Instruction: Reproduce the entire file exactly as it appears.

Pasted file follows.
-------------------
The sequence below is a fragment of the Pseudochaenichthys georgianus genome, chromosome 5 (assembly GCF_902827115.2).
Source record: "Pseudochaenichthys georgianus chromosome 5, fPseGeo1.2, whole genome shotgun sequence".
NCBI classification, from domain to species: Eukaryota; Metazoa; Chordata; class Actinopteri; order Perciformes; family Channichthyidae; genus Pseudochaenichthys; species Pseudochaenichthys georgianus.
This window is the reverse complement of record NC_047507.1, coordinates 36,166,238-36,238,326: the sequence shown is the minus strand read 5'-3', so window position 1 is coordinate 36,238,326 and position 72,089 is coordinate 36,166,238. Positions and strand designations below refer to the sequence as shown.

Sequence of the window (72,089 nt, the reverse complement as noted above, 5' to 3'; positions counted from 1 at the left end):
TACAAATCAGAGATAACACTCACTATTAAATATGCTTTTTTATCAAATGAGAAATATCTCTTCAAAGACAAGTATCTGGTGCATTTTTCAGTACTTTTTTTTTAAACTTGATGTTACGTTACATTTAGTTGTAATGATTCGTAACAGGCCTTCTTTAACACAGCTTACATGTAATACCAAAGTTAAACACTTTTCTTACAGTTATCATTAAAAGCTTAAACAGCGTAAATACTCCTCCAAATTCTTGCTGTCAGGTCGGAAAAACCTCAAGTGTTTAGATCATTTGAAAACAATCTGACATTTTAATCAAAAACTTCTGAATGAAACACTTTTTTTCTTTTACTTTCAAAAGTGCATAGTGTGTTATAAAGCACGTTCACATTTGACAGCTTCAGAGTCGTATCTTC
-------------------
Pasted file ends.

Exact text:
The sequence below is a fragment of the Pseudochaenichthys georgianus genome, chromosome 5 (assembly GCF_902827115.2).
Source record: "Pseudochaenichthys georgianus chromosome 5, fPseGeo1.2, whole genome shotgun sequence".
NCBI classification, from domain to species: Eukaryota; Metazoa; Chordata; class Actinopteri; order Perciformes; family Channichthyidae; genus Pseudochaenichthys; species Pseudochaenichthys georgianus.
This window is the reverse complement of record NC_047507.1, coordinates 36,166,238-36,238,326: the sequence shown is the minus strand read 5'-3', so window position 1 is coordinate 36,238,326 and position 72,089 is coordinate 36,166,238. Positions and strand designations below refer to the sequence as shown.

Sequence of the window (72,089 nt, the reverse complement as noted above, 5' to 3'; positions counted from 1 at the left end):
TACAAATCAGAGATAACACTCACTATTAAATATGCTTTTTTATCAAATGAGAAATATCTCTTCAAAGACAAGTATCTGGTGCATTTTTCAGTACTTTTTTTTTAAACTTGATGTTACGTTACATTTAGTTGTAATGATTCGTAACAGGCCTTCTTTAACACAGCTTACATGTAATACCAAAGTTAAACACTTTTCTTACAGTTATCATTAAAAGCTTAAACAGCGTAAATACTCCTCCAAATTCTTGCTGTCAGGTCGGAAAAACCTCAAGTGTTTAGATCATTTGAAAACAATCTGACATTTTAATCAAAAACTTCTGAATGAAACACTTTTTTTCTTTTACTTTCAAAAGTGCATAGTGTGTTATAAAGCACGTTCACATTTGACAGCTTCAGAGTCGTATCTTC